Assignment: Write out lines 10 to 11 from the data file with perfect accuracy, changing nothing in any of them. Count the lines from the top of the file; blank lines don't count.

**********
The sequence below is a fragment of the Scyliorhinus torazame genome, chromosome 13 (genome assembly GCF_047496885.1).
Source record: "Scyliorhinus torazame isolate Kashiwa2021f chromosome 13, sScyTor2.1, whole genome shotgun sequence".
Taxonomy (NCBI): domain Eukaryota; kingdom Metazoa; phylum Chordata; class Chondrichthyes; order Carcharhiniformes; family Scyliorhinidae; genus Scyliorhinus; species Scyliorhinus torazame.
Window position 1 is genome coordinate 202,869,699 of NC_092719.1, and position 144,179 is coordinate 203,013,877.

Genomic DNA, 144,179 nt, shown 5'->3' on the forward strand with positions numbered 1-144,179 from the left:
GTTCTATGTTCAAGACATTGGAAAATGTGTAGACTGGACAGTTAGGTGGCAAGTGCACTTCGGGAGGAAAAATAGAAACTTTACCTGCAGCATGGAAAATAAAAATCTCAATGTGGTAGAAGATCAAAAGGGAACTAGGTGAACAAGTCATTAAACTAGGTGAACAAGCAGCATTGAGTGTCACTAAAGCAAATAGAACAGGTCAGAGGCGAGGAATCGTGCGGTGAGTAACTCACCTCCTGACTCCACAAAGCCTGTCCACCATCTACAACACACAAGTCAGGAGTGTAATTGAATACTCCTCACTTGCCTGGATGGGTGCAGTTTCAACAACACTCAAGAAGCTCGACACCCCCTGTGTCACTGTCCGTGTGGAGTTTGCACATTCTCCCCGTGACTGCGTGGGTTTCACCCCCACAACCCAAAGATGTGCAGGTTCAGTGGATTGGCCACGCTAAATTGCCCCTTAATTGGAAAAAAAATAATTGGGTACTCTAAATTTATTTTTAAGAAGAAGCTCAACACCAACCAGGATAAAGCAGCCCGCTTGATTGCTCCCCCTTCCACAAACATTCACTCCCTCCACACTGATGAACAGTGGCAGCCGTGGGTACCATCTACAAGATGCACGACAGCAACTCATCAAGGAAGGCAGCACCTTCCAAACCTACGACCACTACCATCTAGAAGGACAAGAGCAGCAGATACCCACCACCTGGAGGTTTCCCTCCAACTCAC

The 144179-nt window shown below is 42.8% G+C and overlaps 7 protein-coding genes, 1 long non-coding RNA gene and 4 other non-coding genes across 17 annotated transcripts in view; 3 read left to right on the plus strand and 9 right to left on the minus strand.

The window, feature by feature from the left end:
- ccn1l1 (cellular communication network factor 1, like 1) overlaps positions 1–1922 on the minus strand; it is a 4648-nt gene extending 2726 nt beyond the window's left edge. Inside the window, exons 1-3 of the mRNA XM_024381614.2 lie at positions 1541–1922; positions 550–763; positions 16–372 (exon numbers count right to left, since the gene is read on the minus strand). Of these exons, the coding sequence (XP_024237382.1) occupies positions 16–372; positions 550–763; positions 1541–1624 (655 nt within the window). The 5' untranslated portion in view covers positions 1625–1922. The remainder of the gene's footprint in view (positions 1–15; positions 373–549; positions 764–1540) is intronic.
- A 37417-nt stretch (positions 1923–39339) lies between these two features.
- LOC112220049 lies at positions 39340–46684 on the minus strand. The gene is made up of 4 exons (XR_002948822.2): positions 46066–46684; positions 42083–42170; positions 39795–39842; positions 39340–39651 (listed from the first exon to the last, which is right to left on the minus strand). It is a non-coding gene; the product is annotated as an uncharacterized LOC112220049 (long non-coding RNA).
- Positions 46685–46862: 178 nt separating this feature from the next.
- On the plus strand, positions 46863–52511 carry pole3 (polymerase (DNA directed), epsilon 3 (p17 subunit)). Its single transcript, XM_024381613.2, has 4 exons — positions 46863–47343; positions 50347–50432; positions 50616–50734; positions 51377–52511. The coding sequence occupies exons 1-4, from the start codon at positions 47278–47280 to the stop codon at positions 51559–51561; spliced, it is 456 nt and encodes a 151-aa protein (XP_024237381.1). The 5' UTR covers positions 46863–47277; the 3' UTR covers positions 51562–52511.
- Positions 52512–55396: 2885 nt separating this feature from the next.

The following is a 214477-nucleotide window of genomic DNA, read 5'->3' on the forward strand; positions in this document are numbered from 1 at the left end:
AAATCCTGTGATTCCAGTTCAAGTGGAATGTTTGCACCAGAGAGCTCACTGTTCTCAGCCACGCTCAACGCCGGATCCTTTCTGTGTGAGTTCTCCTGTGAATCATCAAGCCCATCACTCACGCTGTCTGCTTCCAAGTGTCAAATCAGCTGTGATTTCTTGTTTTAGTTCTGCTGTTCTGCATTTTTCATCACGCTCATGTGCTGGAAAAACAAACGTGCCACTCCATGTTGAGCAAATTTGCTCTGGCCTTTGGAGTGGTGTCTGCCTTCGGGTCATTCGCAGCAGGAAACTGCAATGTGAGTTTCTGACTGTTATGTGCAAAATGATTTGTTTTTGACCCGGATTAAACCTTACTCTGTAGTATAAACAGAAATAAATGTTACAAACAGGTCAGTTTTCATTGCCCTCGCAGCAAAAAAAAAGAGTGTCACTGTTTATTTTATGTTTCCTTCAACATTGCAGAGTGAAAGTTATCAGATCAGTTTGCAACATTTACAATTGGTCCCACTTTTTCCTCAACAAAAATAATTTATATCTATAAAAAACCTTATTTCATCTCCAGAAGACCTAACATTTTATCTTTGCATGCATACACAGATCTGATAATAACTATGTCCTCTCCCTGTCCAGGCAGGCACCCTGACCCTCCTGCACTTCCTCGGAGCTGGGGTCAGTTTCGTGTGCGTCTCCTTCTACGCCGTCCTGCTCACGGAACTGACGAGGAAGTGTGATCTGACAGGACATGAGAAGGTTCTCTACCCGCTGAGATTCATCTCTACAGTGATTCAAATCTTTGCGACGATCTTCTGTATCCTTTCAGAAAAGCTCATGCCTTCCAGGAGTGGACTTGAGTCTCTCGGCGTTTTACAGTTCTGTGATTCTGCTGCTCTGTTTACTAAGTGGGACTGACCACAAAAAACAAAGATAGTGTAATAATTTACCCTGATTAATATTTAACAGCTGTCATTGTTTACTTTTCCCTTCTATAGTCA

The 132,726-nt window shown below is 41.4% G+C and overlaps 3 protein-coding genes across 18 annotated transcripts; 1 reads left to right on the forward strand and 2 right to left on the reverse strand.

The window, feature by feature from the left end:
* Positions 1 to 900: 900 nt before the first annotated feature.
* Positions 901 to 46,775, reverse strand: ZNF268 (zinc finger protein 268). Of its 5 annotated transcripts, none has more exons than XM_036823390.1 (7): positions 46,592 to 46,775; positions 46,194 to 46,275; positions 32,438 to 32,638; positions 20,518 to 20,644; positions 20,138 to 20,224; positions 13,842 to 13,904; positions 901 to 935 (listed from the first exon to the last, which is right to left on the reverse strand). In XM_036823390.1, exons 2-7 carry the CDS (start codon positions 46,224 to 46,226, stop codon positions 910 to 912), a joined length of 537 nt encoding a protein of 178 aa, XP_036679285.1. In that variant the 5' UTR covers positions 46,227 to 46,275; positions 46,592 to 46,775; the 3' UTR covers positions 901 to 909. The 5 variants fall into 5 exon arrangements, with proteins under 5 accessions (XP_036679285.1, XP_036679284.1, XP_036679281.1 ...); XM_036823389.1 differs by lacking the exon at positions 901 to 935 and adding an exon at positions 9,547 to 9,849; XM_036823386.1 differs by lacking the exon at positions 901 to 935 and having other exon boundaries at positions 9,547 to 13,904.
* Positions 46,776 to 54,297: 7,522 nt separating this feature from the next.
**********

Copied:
- A 37417-nt stretch (positions 1923–39339) lies between these two features.
- LOC112220049 lies at positions 39340–46684 on the minus strand. The gene is made up of 4 exons (XR_002948822.2): positions 46066–46684; positions 42083–42170; positions 39795–39842; positions 39340–39651 (listed from the first exon to the last, which is right to left on the minus strand). It is a non-coding gene; the product is annotated as an uncharacterized LOC112220049 (long non-coding RNA).